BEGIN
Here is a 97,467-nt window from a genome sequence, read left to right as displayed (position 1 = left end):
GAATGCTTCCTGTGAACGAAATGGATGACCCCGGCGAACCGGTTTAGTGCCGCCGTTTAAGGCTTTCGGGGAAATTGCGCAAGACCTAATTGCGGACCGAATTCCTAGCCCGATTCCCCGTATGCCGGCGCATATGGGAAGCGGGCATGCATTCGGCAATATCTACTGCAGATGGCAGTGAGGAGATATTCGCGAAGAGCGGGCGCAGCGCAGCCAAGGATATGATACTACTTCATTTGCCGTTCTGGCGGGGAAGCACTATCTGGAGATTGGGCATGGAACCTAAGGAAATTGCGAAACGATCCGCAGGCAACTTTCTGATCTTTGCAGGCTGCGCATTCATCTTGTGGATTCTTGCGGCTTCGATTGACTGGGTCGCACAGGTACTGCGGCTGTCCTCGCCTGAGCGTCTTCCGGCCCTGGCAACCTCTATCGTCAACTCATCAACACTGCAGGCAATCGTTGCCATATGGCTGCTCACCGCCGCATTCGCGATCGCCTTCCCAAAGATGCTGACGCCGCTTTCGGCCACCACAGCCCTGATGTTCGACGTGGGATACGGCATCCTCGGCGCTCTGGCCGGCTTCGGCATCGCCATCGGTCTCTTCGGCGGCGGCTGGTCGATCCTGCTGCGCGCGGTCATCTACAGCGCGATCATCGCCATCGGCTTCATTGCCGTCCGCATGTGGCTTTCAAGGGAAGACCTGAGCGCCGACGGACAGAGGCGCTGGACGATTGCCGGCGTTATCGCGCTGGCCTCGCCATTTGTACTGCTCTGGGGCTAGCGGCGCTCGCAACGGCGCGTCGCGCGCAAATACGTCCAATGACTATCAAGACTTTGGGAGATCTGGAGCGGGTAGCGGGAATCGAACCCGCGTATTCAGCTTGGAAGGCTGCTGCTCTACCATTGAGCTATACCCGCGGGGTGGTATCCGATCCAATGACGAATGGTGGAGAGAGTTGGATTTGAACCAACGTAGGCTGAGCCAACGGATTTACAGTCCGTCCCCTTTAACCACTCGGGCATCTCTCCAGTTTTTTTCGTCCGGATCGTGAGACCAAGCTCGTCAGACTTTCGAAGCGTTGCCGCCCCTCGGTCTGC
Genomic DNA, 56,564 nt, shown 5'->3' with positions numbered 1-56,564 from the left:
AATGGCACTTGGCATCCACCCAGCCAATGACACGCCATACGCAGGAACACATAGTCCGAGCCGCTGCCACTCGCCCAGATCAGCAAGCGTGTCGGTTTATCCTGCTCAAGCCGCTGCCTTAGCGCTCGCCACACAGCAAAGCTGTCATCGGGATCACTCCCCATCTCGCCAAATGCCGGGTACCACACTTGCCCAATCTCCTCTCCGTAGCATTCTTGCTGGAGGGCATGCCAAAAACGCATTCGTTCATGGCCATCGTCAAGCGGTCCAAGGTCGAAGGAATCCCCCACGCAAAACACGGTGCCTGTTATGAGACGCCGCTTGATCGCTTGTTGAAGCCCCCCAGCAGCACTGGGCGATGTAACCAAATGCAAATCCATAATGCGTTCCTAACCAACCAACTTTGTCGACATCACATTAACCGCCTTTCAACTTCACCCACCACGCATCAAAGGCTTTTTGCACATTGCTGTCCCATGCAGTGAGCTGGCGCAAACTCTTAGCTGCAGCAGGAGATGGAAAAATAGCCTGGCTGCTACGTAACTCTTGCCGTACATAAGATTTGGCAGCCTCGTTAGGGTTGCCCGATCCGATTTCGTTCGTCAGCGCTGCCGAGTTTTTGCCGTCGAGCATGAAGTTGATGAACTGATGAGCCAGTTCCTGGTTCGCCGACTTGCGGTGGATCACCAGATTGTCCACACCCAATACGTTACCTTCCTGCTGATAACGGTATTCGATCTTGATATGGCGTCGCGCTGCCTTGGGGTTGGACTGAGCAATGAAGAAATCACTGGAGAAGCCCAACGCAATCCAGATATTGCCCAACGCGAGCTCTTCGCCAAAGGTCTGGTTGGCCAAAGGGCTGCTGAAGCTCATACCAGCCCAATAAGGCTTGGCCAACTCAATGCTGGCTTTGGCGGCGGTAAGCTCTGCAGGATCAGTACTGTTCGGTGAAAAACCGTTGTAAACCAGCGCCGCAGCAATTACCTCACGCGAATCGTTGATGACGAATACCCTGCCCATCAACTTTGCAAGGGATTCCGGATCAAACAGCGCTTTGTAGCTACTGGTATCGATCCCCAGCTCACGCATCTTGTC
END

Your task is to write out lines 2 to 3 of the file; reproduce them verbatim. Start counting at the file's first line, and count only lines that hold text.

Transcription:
GAATGCTTCCTGTGAACGAAATGGATGACCCCGGCGAACCGGTTTAGTGCCGCCGTTTAAGGCTTTCGGGGAAATTGCGCAAGACCTAATTGCGGACCGAATTCCTAGCCCGATTCCCCGTATGCCGGCGCATATGGGAAGCGGGCATGCATTCGGCAATATCTACTGCAGATGGCAGTGAGGAGATATTCGCGAAGAGCGGGCGCAGCGCAGCCAAGGATATGATACTACTTCATTTGCCGTTCTGGCGGGGAAGCACTATCTGGAGATTGGGCATGGAACCTAAGGAAATTGCGAAACGATCCGCAGGCAACTTTCTGATCTTTGCAGGCTGCGCATTCATCTTGTGGATTCTTGCGGCTTCGATTGACTGGGTCGCACAGGTACTGCGGCTGTCCTCGCCTGAGCGTCTTCCGGCCCTGGCAACCTCTATCGTCAACTCATCAACACTGCAGGCAATCGTTGCCATATGGCTGCTCACCGCCGCATTCGCGATCGCCTTCCCAAAGATGCTGACGCCGCTTTCGGCCACCACAGCCCTGATGTTCGACGTGGGATACGGCATCCTCGGCGCTCTGGCCGGCTTCGGCATCGCCATCGGTCTCTTCGGCGGCGGCTGGTCGATCCTGCTGCGCGCGGTCATCTACAGCGCGATCATCGCCATCGGCTTCATTGCCGTCCGCATGTGGCTTTCAAGGGAAGACCTGAGCGCCGACGGACAGAGGCGCTGGACGATTGCCGGCGTTATCGCGCTGGCCTCGCCATTTGTACTGCTCTGGGGCTAGCGGCGCTCGCAACGGCGCGTCGCGCGCAAATACGTCCAATGACTATCAAGACTTTGGGAGATCTGGAGCGGGTAGCGGGAATCGAACCCGCGTATTCAGCTTGGAAGGCTGCTGCTCTACCATTGAGCTATACCCGCGGGGTGGTATCCGATCCAATGACGAATGGTGGAGAGAGTTGGATTTGAACCAACGTAGGCTGAGCCAACGGATTTACAGTCCGTCCCCTTTAACCACTCGGGCATCTCTCCAGTTTTTTTCGTCCGGATCGTGAGACCAAGCTCGTCAGACTTTCGAAGCGTTGCCGCCCCTCGGTCTGC
Genomic DNA, 56,564 nt, shown 5'->3' with positions numbered 1-56,564 from the left: